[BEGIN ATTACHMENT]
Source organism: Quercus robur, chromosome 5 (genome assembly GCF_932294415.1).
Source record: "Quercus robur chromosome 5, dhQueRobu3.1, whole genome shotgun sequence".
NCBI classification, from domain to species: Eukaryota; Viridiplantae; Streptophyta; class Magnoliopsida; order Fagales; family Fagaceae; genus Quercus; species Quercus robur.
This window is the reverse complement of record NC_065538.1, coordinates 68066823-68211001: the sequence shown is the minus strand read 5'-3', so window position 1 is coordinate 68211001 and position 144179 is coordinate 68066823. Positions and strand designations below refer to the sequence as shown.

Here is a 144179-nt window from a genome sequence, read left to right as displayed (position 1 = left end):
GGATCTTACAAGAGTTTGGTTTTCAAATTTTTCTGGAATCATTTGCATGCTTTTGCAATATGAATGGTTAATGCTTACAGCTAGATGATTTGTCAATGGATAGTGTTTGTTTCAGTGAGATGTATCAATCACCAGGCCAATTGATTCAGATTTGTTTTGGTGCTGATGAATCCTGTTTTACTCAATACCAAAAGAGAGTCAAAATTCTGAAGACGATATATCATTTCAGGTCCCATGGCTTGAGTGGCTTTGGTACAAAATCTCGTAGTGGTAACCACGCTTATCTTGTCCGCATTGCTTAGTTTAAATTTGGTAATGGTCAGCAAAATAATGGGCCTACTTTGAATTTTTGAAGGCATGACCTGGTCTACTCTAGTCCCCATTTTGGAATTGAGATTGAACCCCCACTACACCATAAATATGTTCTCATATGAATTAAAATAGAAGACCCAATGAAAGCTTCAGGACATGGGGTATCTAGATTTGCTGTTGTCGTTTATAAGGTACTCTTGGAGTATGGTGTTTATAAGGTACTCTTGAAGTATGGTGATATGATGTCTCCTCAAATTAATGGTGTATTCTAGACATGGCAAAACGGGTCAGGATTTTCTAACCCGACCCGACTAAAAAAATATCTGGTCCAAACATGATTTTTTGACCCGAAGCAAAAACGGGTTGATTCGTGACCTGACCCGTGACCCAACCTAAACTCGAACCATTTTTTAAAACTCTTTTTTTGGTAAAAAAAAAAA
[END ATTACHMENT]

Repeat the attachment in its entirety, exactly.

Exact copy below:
Source organism: Quercus robur, chromosome 5 (genome assembly GCF_932294415.1).
Source record: "Quercus robur chromosome 5, dhQueRobu3.1, whole genome shotgun sequence".
NCBI classification, from domain to species: Eukaryota; Viridiplantae; Streptophyta; class Magnoliopsida; order Fagales; family Fagaceae; genus Quercus; species Quercus robur.
This window is the reverse complement of record NC_065538.1, coordinates 68066823-68211001: the sequence shown is the minus strand read 5'-3', so window position 1 is coordinate 68211001 and position 144179 is coordinate 68066823. Positions and strand designations below refer to the sequence as shown.

Here is a 144179-nt window from a genome sequence, read left to right as displayed (position 1 = left end):
GGATCTTACAAGAGTTTGGTTTTCAAATTTTTCTGGAATCATTTGCATGCTTTTGCAATATGAATGGTTAATGCTTACAGCTAGATGATTTGTCAATGGATAGTGTTTGTTTCAGTGAGATGTATCAATCACCAGGCCAATTGATTCAGATTTGTTTTGGTGCTGATGAATCCTGTTTTACTCAATACCAAAAGAGAGTCAAAATTCTGAAGACGATATATCATTTCAGGTCCCATGGCTTGAGTGGCTTTGGTACAAAATCTCGTAGTGGTAACCACGCTTATCTTGTCCGCATTGCTTAGTTTAAATTTGGTAATGGTCAGCAAAATAATGGGCCTACTTTGAATTTTTGAAGGCATGACCTGGTCTACTCTAGTCCCCATTTTGGAATTGAGATTGAACCCCCACTACACCATAAATATGTTCTCATATGAATTAAAATAGAAGACCCAATGAAAGCTTCAGGACATGGGGTATCTAGATTTGCTGTTGTCGTTTATAAGGTACTCTTGGAGTATGGTGTTTATAAGGTACTCTTGAAGTATGGTGATATGATGTCTCCTCAAATTAATGGTGTATTCTAGACATGGCAAAACGGGTCAGGATTTTCTAACCCGACCCGACTAAAAAAATATCTGGTCCAAACATGATTTTTTGACCCGAAGCAAAAACGGGTTGATTCGTGACCTGACCCGTGACCCAACCTAAACTCGAACCATTTTTTAAAACTCTTTTTTTGGTAAAAAAAAAAA